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The Peak of Storytelling: Kendrick Lamar's good kid, m.A.A.d city

Kendrick Lamar’s Good Kid Maad City recently made history as it officially became the longest charting hip hop album on the Billboard top 200. That’s rightfully so, as you could make the case that this is the greatest storytelling rap album of all time.

Many rappers have written concept albums telling stories about their lives, but GKMC goes into every aspect in painstaking personal detail, and it’s told in a coherent nearly chronological format. That’s what makes it truly great. Many listeners can’t directly relate to the lyrics, but Kendrick immerses you in his environment, and it makes for an unforgettable experience.

The album starts with “Sherane a.k.a Master Splinter’s Daughter.” Kendrick shows us his sexual desires through an anecdote about Sherane, a seductive girl he sees at a party. The drowned vocals and warped synths eerily lurk in the background and set the scene of an adolescent Kendrick with nothing but lust on his mind. He lives life for the thrill of it with no thoughts of the consequences. We see this concept continued in a different style with the next track “Don’t Kill My Vibe.” Relaxed production and a catchy hook make for the perfect song to play with the windows down in your car. Then, we get the textbook banger, “Backseat Freestyle,” a continuation of K dot’s fast lifestyle. Lyrics like “my mind is living on cloud nine and this nine is never on vacation” perfectly embody the emotional peak of his adolescent lifestyle; he’s just having fun with his homies. Heavy cowbell and bass production mesh perfectly with Kendrick’s aggressive flow and lyrics. Even though these are some of my favorite songs, what comes next is what makes the album into something truly special. Banger after banger with good content is amazing, but 4 songs in, we start to dive much deeper into the true concept of the album, being the good kid in a mad city.

After being on top of the world on “Backseat Freestyle,” we get into tracks like “The Art of Peer Pressure” and “good kid,” both of which explore the larger thematic story. “The Art of Peer Pressure” is inarguably one of the best storytelling tracks of all time. Kendrick explores the darker side of being “with the homies.” Peer pressure permeates his mindset and causes him to do things he would never do otherwise. Throughout the track, he takes us on a detailed account of a robbery he’s committing. At the end of each verse he explains the effect that his peers have on him: “I've never been violent, until I'm with the homies.”

On “Good Kid” he focuses more on the lack of opportunity to be a good kid growing up in West Side Compton. Pharrell vocals combine with loaded lyrics to create a perfect song packed with content to unravel. Once paired with the following track “m.A.A.d city,” the disparity between the good kid and the mad city becomes perfectly clear. “m.A.A.d city” is a grisly depiction of Compton and another track that’s decked out with content from front to back. It goes into detail about the politics and occurrences that happen in Compton. With its iconic hook, drums, and melody, there‘s no question about how this became such a hit. We then go to “Swimming Pools,” a song that deals with alcoholism and peer pressure. Disguised as a drinking song, its actually a set of anecdotes that holistically analyze the effects of social drinking. Over the woozy beat minced with drums, Kendrick’s voice comes off smooth as ever while he delivers 4 perfect verses and one of the catchiest hooks I’ve ever heard.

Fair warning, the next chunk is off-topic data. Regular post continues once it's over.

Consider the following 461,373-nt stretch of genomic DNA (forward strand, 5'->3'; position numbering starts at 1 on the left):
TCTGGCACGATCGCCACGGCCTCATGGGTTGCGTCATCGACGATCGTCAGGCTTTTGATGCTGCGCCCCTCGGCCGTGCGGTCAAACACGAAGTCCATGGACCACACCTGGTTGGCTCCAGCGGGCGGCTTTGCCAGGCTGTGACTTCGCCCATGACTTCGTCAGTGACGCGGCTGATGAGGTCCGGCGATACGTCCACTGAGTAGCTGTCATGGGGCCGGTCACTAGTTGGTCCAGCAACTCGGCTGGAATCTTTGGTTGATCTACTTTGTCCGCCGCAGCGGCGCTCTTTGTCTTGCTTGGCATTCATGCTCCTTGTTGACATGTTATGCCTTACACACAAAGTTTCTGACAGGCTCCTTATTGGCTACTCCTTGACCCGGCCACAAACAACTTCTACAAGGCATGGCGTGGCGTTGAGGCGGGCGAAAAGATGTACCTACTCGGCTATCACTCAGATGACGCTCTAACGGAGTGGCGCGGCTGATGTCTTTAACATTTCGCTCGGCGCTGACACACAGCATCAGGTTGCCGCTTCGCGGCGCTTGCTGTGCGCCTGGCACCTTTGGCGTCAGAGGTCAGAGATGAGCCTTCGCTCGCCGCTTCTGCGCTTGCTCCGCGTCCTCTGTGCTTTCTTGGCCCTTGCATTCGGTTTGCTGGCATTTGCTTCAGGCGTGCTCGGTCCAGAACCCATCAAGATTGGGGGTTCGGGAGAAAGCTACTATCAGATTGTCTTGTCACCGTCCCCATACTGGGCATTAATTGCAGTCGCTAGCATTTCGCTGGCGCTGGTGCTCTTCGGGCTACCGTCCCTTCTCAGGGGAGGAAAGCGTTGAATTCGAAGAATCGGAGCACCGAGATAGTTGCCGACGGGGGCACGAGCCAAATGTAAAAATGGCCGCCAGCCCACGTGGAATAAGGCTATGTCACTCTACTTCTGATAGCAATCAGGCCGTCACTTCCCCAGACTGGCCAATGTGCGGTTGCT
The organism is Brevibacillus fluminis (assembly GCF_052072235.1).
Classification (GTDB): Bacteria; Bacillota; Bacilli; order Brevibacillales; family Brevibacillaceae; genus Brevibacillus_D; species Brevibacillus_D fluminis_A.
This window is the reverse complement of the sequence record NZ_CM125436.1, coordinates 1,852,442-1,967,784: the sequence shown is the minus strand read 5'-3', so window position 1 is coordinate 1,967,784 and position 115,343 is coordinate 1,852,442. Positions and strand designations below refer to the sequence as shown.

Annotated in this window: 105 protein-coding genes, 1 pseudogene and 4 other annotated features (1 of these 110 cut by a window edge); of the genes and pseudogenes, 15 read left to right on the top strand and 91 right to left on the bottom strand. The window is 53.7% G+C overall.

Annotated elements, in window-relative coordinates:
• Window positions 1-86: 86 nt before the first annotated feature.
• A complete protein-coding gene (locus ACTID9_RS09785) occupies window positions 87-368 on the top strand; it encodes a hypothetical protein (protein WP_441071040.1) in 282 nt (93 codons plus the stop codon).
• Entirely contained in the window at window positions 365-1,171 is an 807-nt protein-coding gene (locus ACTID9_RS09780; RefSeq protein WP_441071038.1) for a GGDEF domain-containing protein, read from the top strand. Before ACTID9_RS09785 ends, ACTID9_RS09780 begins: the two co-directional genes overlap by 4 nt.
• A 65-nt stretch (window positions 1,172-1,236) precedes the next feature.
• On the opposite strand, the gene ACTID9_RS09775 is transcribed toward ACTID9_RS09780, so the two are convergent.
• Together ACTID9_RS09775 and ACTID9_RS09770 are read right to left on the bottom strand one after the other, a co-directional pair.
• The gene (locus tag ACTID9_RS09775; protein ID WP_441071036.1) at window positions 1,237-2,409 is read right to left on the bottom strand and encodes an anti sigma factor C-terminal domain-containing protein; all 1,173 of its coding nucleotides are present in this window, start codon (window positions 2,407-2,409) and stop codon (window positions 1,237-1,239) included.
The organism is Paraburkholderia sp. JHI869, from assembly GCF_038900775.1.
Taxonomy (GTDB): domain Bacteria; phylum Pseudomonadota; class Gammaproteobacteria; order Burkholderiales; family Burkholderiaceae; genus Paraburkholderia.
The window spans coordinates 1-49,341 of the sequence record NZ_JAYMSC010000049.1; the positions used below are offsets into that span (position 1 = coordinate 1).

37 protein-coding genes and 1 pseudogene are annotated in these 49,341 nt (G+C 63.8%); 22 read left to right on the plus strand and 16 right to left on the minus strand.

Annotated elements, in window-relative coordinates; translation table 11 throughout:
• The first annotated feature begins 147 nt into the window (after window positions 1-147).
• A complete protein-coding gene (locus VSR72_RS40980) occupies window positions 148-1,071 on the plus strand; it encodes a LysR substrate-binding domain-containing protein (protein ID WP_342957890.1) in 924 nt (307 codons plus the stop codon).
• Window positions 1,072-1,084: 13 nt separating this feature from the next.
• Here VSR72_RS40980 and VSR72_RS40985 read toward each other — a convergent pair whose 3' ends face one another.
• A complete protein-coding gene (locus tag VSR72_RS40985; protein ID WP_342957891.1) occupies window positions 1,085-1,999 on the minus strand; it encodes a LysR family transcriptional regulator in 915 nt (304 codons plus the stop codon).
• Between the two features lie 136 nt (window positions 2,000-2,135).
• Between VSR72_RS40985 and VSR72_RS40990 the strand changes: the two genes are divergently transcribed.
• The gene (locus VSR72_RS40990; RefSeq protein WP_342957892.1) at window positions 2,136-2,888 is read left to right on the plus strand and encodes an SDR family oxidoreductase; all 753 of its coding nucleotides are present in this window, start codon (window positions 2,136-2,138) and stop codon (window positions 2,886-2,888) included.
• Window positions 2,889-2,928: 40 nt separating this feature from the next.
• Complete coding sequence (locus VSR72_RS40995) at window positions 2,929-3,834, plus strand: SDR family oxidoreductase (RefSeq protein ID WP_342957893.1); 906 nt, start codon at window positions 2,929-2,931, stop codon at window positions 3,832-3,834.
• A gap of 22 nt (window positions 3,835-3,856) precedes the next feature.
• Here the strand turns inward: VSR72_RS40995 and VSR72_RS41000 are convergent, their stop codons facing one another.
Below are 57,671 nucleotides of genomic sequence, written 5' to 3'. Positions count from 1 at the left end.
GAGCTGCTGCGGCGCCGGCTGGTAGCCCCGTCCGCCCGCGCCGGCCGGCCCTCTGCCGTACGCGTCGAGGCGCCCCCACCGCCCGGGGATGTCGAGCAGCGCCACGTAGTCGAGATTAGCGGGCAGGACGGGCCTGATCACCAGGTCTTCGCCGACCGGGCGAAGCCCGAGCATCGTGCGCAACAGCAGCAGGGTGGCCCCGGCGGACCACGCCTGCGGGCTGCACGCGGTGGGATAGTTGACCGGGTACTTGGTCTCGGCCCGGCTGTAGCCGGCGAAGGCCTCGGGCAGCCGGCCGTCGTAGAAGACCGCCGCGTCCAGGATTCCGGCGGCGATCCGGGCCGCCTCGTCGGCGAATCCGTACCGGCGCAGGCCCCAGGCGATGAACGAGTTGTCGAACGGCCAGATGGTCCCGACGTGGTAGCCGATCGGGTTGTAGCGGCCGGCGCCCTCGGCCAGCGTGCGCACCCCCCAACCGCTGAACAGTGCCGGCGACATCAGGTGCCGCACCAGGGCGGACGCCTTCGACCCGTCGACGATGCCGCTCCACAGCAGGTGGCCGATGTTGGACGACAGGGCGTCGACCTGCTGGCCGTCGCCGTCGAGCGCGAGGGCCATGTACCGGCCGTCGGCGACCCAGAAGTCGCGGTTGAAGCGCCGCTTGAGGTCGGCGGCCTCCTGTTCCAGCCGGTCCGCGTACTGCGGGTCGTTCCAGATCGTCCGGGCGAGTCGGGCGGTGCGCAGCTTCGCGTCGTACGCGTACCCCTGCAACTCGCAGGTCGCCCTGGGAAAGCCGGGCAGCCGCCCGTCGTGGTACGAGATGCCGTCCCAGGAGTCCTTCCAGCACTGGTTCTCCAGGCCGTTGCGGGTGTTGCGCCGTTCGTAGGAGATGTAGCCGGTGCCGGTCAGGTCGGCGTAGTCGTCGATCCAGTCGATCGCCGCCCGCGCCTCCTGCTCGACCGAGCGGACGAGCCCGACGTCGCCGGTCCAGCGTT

After that, we get the two-part cry for help in “Sing About Me, I’m Dying of Thirst.” Kendrick tells a stunning set of stories over somber vocals that could put you to sleep. Each story is from the perspective of someone around him; they’re jarring, saddening, and some of the most meaningful moments of hip hop storytelling I’ve ever heard. Through these perspectives, he explores the themes of this album and maintains a perfect flow while doing so. The song could have wrapped the album up in a flawless bow, bringing together everything that’s talked about with a master stroke of artistic ability. He doesn’t though, and it makes for my only critique of this album. Instead, he adds “Real” and “Compton” to the normal version of the album. This was the big mistake he made, as they just don’t fit after the 12 minute magnum opus that is SAMIDOT. They’re all great songs but the placement feels like they were just thrown in at the last moment. Overall, Kendrick Lamar makes a classic record that almost hits a perfect 10.

Creativity: 3/3 Content: 4/3 Production: 3/3 Total Delivery: 3/3 Album Flow: 2/3 Rating: 9.5/ 10 || Best Songs: Literally Everything Except Real

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1 Comment

Jul 24, 2020

A very underrated song is the art of peer pressure...Kendrick best work in my opinion.

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